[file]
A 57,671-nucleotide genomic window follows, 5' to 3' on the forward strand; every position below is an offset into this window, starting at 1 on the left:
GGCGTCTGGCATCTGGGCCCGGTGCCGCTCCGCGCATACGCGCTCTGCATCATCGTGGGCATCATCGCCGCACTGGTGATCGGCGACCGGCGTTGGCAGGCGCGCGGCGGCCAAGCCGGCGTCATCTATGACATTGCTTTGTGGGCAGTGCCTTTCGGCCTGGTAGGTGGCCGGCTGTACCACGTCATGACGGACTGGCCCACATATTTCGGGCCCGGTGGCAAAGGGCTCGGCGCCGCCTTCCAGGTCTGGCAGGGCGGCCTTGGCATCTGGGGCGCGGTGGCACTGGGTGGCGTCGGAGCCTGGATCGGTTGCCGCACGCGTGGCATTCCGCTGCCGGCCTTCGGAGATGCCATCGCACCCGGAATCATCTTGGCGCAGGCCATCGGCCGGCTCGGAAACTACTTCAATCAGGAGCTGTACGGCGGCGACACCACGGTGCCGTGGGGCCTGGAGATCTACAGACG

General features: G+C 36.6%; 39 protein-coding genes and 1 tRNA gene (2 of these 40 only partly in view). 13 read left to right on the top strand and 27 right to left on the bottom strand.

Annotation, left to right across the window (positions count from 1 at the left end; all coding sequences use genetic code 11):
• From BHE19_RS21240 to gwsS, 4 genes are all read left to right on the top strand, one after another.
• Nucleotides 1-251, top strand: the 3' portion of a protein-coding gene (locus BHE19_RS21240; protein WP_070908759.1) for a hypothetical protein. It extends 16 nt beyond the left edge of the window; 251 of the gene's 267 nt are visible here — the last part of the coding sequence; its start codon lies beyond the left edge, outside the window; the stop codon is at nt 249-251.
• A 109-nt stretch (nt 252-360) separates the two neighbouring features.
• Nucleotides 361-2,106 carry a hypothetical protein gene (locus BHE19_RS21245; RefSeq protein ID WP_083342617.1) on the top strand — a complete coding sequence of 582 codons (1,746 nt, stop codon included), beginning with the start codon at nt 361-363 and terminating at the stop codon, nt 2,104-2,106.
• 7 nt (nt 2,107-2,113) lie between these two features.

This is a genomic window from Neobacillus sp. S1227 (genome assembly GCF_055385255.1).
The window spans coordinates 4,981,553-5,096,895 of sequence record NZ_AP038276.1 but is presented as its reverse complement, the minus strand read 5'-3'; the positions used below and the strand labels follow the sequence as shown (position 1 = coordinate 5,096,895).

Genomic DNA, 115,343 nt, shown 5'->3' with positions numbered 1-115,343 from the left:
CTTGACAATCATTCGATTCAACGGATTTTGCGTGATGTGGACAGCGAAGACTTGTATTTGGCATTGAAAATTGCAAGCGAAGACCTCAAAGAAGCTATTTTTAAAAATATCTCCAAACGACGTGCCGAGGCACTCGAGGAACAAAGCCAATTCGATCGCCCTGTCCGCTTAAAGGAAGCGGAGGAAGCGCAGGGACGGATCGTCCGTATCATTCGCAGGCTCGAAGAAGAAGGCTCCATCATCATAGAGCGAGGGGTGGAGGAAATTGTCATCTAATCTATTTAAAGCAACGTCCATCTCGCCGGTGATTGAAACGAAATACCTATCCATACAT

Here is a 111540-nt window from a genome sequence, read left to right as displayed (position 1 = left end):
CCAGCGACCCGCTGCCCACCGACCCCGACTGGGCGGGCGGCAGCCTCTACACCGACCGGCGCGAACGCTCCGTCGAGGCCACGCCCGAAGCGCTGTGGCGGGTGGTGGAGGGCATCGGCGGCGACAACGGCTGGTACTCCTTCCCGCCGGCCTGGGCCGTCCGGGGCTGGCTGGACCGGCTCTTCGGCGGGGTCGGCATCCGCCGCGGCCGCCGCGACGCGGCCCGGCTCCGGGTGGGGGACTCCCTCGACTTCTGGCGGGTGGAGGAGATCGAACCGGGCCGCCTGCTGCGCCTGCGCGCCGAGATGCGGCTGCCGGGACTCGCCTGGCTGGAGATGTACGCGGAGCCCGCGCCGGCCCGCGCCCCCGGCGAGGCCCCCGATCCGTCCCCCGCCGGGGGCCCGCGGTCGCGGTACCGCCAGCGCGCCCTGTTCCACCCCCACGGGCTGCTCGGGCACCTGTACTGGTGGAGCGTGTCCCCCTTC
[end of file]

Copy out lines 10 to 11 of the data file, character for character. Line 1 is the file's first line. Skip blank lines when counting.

This is a genomic window from Neobacillus sp. S1227 (genome assembly GCF_055385255.1).
The window spans coordinates 4,981,553-5,096,895 of sequence record NZ_AP038276.1 but is presented as its reverse complement, the minus strand read 5'-3'; the positions used below and the strand labels follow the sequence as shown (position 1 = coordinate 5,096,895).